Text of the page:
Turkish Delight is, essentially, a love story -- or rather a failed-love story. That things didn't go well is made clear from the start: "I was way down in the dumps after she left me" are the narrator's opening words, and the opening chapter is a wallow in that misery. He does then get around to happier times, describing his budding relationship with Olga, and their briefly mostly happy marriage -- before it all falls apart -- but her leaving him is only a turning point in his story, not a near-conclusion. He goes on, about his time obsessing -- "What had happened ? With her, with Olga ? What had changed in the course of time ?" -- and describes, in greater detail, the time after the end of their affair, as she moves on, to other men, other marriages, even other countries -- though occasionally still popping up in his life. Eventually, Wolkers does give his narrator closure -- in the simplest way possible. Olga's changes, over the course of time -- heaped on by Wolkers, down to a knock-out blow -- make it easier for the lover to let go. A final twist makes saying good-bye all the more poignant -- but leaves no question as to its finality.
       The narrator is a sculptor, and Wolkers uses his hands-on elemental work to good effect: naturally, the sculptor literally gets his hands dirty with his work (and, as he recalls, at one decisive point, he found himself with his: "hands covered in clay so that I couldn't even hug her when she left"). But this elemental play, this dealing with the raw and personal, getting hands (and other bodily parts) dirty is fundamental in the book: from the sex ("I shout, shit, goddamn it, shit for me, I'll lick the shit off your ass") to the art to the fouled living- and working-spaces to the "model alpine landscape of dried snot" on the bottom of an easy chair. This is a novel full of the most pungent smells (e.g.: "The stench that remained, a heady mélange of chicken manure and dried haddock, you could cut with a knife"). It's full of animals, too, adding to the mess(es). The natural world, in all its manifestations, seems to infiltrate and dominate all their spaces: no polished, tidy Dutch household for them.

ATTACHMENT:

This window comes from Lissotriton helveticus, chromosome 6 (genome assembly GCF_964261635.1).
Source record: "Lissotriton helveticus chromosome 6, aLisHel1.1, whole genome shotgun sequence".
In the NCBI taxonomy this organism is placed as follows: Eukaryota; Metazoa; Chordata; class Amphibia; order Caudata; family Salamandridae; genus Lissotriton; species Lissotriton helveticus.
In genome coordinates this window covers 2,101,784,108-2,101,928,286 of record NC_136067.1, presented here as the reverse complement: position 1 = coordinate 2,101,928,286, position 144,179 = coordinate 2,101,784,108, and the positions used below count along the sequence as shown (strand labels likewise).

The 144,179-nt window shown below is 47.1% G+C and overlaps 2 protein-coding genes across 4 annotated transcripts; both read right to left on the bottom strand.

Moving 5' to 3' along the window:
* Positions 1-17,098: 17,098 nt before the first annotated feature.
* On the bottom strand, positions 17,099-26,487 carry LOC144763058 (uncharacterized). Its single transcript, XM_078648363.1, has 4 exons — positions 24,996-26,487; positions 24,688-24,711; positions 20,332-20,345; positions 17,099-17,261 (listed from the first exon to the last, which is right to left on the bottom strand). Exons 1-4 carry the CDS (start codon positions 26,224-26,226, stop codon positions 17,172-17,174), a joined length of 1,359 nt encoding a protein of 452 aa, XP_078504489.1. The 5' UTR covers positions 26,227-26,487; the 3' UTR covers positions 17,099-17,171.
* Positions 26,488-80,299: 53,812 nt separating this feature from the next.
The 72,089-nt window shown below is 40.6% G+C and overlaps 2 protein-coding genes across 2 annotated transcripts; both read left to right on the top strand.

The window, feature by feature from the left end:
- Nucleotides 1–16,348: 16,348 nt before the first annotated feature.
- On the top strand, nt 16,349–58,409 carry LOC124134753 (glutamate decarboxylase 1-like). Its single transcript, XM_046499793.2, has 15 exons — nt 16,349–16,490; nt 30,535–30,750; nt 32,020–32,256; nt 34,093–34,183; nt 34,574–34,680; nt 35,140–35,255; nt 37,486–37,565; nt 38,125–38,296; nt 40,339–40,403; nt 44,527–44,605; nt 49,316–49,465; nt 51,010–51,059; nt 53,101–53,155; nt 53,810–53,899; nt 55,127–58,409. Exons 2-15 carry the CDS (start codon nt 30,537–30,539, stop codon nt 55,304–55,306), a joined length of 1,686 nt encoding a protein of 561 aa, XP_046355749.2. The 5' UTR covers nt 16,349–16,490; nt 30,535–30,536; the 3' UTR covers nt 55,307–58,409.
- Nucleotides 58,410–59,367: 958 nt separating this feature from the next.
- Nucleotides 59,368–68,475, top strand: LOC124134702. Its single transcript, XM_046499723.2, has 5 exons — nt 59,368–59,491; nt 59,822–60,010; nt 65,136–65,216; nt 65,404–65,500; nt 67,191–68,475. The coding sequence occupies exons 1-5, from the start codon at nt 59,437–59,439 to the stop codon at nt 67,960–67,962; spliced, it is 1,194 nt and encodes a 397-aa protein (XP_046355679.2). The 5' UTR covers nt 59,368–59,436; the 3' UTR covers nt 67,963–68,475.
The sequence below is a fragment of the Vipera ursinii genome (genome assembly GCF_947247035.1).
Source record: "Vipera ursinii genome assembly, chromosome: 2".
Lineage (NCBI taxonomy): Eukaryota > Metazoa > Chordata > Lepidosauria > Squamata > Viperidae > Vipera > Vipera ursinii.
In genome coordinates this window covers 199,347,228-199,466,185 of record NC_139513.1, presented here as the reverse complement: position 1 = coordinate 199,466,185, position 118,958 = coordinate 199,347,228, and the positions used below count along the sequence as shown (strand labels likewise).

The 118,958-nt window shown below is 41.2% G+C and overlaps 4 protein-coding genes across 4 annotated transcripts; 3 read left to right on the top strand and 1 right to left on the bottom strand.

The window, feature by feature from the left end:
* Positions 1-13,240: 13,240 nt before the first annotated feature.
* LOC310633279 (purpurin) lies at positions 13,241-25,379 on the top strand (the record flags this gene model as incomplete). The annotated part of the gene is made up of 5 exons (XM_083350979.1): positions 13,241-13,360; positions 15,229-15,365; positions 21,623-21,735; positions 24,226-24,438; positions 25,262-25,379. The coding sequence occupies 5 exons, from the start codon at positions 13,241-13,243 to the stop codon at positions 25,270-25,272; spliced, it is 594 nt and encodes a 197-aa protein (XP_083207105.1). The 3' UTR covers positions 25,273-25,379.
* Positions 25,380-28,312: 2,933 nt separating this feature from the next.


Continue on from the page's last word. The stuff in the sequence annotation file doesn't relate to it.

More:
Though this is the story of a love-affair, Turkish Delight barely feels like a relationship novel. The two are passionate, and that makes for a connection, but there's little sense of a shared life. When the sculptor wonders, when it's all gone south: "What had happened ? With her, with Olga ?" he does so without really acknowledging his own role: he does describe his actions, but there's little introspective reflection here. He admits to, and describes, slugging her, and he can follow cause-and-effect of his actions, but doesn't make any effort at 'working on their relationship' (though by that point it is presumably quite too late). Indeed, the most interesting interpersonal dynamics are between mother and daughter, as the sculptor does have a point that the mother-in-law's interference tends to the ruinous (As to the most touching relationship in the novel, it is between the sculptor and, of all things, a seagull ("of course I found comfort with my seagull").)